Having an organized and stylish place to keep your weed that you can leave out in plain sight is an option any adult deserves.
When I saw Shelly O. giving her speech to the Democratic National Convention last week, I looked at her gilded-pink dress and thought, “Ooh. Nice color.”
But then when I found out the dress was a custom piece by designer Tracy Reese, I jumped up off my bed with a fist pump, “Fuck yeah black girls wearing black girl designers!”
It’s a funny thing, in my graduate-level fashion program, the majority of the students are, in fact, black women. There are seven of us in a class of 12. But that ratio changes drastically when we look at the industry.
Of the many high-end designers who will be showing at Fashion Week in the coming days (and subsequently, selling in stores and showing up in magazine pages), the number of black female designers is distressingly small. There’s Tracy Reese. There’s Carly Cushie of the duo, Cushnie et Ochs. Then there’s -- well, I’m not sure who else there is.
And, as a black woman, when you look at the landscape of fashion as a whole, it’s easy to wonder if you belong at all. We’re talking about an industry that worships the thin, white and moneyed; in which designers comfortably say they only use white models because they sell better or because adding brown skin will “distract” from the clothes; in which a black woman appears on the cover of the monthly fashion bible, Vogue, maybe once a year, if we’re lucky.
One would expect to find more inclusivity in the seemingly more democratic realm of “the interwebs.” But now, even fashion blogging is being called out for gravitating to the lithe ideal. Though there is a veritable rainbow of style bloggers, the ones who draw sponsorships, invites to fashion shows, collaboration opportunities, book deals and television appearances are often not “of-color.” And there was a bit of an uproar last month when the IFB (the foremost community for fashion bloggers) suggested non-thin (and likely by extension, “other”) bloggers don’t receive the same attention because their content simply isn’t good enough.
And I’ll be honest -- when you don’t fit in with what is considered “ideal,” you do start questioning whether you’re good enough.
It’s the quiet battle I’ve been having with myself ever since I started this journey. I’m a middle-class black girl who grew up in Pittsburgh, who just happens to love drawing, designing and sewing things. More times than I’d like to admit, I’ve wondered if my sensibilities were up to par with contemporaries who grew up with arm-length access to designer wardrobes. And sometimes, seeing the “merchandising girls” -- the students who love fashion but don’t want to sew, who are overwhelmingly tall, thin and white, who wear designer sunglasses to class and take trips to New York for sample sales -- is enough to make me question what I’m even doing here, shopping for wools on a budget, looking to thrift stores for old clothes I can use in my design projects.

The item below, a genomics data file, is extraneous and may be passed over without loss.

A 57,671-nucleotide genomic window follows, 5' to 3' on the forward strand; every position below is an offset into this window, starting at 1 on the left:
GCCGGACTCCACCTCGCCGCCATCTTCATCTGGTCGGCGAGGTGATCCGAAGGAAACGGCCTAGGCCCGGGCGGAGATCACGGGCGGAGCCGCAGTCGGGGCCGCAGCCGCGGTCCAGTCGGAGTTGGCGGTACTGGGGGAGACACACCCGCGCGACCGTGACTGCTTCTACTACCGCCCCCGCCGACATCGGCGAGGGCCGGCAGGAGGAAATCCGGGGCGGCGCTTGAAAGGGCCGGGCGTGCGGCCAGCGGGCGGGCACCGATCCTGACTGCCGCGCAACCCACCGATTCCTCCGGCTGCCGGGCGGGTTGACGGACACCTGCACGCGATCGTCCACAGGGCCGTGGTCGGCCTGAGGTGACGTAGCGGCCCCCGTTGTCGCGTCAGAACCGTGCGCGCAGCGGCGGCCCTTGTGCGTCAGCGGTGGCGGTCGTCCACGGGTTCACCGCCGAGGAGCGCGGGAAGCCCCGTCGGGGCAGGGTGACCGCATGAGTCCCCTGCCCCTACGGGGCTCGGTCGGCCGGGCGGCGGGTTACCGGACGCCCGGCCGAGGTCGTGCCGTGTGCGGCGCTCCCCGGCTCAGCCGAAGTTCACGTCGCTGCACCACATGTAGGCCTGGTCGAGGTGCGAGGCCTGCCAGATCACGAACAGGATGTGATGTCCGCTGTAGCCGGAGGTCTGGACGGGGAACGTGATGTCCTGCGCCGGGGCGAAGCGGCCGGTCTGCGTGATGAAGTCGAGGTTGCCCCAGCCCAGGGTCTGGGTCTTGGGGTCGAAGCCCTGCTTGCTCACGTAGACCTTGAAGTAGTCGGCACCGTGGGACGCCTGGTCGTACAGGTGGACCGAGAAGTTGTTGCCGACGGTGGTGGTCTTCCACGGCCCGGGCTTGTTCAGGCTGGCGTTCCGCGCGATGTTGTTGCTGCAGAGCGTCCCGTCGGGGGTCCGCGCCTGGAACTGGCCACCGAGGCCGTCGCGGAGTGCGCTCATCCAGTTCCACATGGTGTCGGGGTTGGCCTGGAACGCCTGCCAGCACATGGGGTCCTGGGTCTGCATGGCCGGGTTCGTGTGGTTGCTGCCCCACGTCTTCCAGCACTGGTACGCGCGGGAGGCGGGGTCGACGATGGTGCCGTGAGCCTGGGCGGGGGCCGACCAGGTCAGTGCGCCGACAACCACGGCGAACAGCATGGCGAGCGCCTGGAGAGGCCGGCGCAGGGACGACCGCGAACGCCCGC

In other words: Could I really be a designer?
Fashion is tough enough with the amount of creativity, historical knowledge and technical know-how that’s required to be considered good. Feeling like an outsider can test your mettle even more.
After one particularly brutal critique of my work, I had a full-scale breakdown in the pizza shop near campus. My friends hugged me and assured me that my critique wasn’t as bad as I thought it was. My instructors actually had good things to say about my garment. But all I could replay in my head were comments pointing out how my work was not up to par. I guess that’s what happens when you suffer from latent insecurities and a lack of sleep.
Which brings me back to Michelle and Tracy -- both middle-class black girls from Midwest towns (Michelle, from Chicago, Tracy from Detroit) taking on worlds foreign from their own. Michelle left the South Side for the Ivy League; Tracy left Cass Technical High for Parsons. It had to be scary, right? It had to be daunting, to prove that you’re enough, not only to outsiders, but also to yourself. I fully own that, at this point, I am projecting, but considering what I know (Tracy’s first business failed when it didn’t pull in enough revenue; Michelle’s widely-circulated undergraduate thesis detailed the ways she felt alienated as a African-American woman on an Ivy League campus), I couldn’t have been the only one to have an epic meltdown over trying to find my place in this world.
Still, something clicks. You can’t stay melancholy and mopey when you obviously set out on a course to accomplish something. I don’t know exactly how Michelle and Tracy bounced back, but I know for me, there are plenty of late nights obsessively perfecting patterns, devouring Cristobal Balenciaga books and practicing couture construction techniques.
There was the 24-hour cycle where I stitched more than I ate or slept. And at the end of it all, I had a garment that still makes me giggle when I see it -- a dress that is the first true manifestation of “Veronica, the designer.” It got glowing critiques from instructors and industry professionals on my final day of class, and that finally made me feel like I knew exactly what I was doing.
And then there was that first night of the Democratic National convention.
There they both were. Michelle, in her poised and passionate speech, and Tracy through her expertly tailored frock. Suddenly, all feelings of being other and othered melted away. I grew even more confident watching the end result of two women, not entirely different from me, who worked, worked hard, stumbled, got up and worked hard some more, eventually becoming respected for their craft and capturing the attention of millions for one awesomely brilliant moment.